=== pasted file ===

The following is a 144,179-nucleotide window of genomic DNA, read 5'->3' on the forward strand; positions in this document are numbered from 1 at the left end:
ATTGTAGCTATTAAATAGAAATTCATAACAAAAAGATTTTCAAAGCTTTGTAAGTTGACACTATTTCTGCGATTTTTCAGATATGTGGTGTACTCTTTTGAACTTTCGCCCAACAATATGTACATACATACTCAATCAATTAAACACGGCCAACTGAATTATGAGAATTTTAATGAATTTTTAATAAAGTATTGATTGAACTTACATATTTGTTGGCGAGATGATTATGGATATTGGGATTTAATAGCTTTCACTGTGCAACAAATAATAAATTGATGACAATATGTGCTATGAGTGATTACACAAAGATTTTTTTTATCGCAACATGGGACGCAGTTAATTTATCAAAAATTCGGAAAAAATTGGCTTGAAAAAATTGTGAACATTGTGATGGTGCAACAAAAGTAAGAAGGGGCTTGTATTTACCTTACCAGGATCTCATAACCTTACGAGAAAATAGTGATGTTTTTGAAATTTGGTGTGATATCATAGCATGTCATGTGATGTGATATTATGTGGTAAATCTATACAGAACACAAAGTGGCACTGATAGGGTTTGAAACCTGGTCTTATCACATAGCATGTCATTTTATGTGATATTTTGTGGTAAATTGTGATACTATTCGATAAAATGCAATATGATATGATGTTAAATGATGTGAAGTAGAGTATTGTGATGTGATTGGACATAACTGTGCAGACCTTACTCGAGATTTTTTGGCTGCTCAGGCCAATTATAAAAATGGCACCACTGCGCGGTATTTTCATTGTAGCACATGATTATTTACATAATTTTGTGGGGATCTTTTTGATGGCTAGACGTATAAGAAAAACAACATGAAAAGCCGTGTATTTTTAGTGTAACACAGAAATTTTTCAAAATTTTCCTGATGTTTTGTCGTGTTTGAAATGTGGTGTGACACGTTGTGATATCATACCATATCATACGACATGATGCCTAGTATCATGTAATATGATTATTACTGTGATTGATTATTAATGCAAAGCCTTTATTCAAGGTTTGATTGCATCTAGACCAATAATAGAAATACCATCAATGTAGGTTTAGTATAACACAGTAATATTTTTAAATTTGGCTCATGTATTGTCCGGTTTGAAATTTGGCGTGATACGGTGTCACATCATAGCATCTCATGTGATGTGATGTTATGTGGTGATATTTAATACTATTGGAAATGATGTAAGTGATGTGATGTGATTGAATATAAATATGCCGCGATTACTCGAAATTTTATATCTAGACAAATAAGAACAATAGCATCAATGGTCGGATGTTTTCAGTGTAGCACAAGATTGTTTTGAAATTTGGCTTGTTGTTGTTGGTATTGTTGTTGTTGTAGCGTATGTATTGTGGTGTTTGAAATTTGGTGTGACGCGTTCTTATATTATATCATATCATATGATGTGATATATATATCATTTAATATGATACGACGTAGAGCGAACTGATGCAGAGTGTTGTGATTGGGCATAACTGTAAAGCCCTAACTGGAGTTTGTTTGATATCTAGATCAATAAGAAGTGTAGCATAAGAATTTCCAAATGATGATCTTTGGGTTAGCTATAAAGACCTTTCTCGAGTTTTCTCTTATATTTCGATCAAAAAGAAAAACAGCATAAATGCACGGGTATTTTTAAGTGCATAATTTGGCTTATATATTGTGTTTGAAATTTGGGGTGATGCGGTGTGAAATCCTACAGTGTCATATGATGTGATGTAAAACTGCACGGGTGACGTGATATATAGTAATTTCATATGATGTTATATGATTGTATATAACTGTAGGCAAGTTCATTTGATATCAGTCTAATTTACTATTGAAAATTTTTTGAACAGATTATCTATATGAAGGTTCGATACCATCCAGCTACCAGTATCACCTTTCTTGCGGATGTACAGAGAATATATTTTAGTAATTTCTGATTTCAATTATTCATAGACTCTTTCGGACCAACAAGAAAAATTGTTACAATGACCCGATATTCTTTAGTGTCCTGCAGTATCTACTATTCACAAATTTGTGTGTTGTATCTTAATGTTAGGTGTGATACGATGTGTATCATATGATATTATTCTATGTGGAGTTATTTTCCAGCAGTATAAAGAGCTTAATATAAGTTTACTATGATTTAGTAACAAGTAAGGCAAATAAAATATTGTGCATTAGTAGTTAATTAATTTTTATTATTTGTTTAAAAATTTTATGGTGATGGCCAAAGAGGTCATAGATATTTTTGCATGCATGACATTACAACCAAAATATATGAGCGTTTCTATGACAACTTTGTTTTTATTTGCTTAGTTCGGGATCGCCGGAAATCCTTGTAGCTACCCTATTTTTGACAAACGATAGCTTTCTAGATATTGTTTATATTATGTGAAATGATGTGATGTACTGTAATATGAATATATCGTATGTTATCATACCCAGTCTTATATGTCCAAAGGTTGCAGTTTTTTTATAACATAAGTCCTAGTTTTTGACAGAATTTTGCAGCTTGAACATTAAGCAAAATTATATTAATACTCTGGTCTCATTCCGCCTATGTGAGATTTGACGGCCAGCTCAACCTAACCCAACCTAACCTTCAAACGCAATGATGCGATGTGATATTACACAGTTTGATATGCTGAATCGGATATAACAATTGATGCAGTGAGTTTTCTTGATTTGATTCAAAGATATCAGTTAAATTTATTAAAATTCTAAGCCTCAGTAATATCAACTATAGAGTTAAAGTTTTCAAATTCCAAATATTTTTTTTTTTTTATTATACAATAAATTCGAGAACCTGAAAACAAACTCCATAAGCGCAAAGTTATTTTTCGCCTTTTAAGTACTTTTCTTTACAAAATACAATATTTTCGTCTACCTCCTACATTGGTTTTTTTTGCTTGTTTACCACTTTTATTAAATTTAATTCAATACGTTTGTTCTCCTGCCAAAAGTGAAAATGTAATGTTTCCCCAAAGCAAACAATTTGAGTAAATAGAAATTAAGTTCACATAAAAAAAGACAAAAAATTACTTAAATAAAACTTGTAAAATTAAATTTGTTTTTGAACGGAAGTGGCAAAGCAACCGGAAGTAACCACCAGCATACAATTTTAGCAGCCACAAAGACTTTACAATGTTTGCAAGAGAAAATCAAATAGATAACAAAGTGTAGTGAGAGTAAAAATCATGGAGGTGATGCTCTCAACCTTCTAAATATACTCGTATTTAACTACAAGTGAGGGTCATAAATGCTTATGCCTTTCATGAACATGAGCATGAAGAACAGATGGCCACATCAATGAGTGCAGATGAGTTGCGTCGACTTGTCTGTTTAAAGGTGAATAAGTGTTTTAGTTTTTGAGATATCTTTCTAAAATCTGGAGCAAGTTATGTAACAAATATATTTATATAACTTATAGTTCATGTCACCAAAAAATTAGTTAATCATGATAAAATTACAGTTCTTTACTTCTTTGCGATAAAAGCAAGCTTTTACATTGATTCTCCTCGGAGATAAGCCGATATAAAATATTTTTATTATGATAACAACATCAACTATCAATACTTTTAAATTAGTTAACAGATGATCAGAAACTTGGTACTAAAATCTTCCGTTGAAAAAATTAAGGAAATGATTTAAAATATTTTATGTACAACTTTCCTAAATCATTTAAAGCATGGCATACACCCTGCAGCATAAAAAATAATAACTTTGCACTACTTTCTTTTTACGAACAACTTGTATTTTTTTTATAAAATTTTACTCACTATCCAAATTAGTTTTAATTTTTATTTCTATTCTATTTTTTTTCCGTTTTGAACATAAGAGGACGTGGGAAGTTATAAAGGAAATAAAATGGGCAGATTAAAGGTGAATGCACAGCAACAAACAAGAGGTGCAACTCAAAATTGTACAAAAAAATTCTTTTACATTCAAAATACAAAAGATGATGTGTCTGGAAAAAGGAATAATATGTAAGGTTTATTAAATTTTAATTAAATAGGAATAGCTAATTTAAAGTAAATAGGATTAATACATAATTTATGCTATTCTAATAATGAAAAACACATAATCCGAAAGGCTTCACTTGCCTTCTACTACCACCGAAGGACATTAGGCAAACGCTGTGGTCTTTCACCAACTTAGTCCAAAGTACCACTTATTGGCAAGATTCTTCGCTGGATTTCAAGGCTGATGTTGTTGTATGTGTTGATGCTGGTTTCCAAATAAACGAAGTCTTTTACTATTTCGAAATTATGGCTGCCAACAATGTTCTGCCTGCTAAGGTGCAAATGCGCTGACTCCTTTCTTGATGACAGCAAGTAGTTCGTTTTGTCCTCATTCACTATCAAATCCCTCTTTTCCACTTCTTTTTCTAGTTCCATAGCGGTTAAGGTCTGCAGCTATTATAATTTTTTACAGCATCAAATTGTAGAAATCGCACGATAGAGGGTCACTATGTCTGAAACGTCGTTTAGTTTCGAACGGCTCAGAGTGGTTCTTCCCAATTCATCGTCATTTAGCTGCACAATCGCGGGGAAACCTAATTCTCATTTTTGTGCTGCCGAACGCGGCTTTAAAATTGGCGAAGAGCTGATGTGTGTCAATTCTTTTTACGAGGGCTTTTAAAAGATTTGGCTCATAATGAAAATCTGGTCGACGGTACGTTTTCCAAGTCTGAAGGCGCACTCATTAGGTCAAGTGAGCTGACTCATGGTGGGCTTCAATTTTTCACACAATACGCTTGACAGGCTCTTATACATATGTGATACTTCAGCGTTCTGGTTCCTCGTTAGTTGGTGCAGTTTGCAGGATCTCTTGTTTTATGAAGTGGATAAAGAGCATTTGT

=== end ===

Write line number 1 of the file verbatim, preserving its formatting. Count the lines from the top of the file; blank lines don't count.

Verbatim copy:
The following is a 144,179-nucleotide window of genomic DNA, read 5'->3' on the forward strand; positions in this document are numbered from 1 at the left end: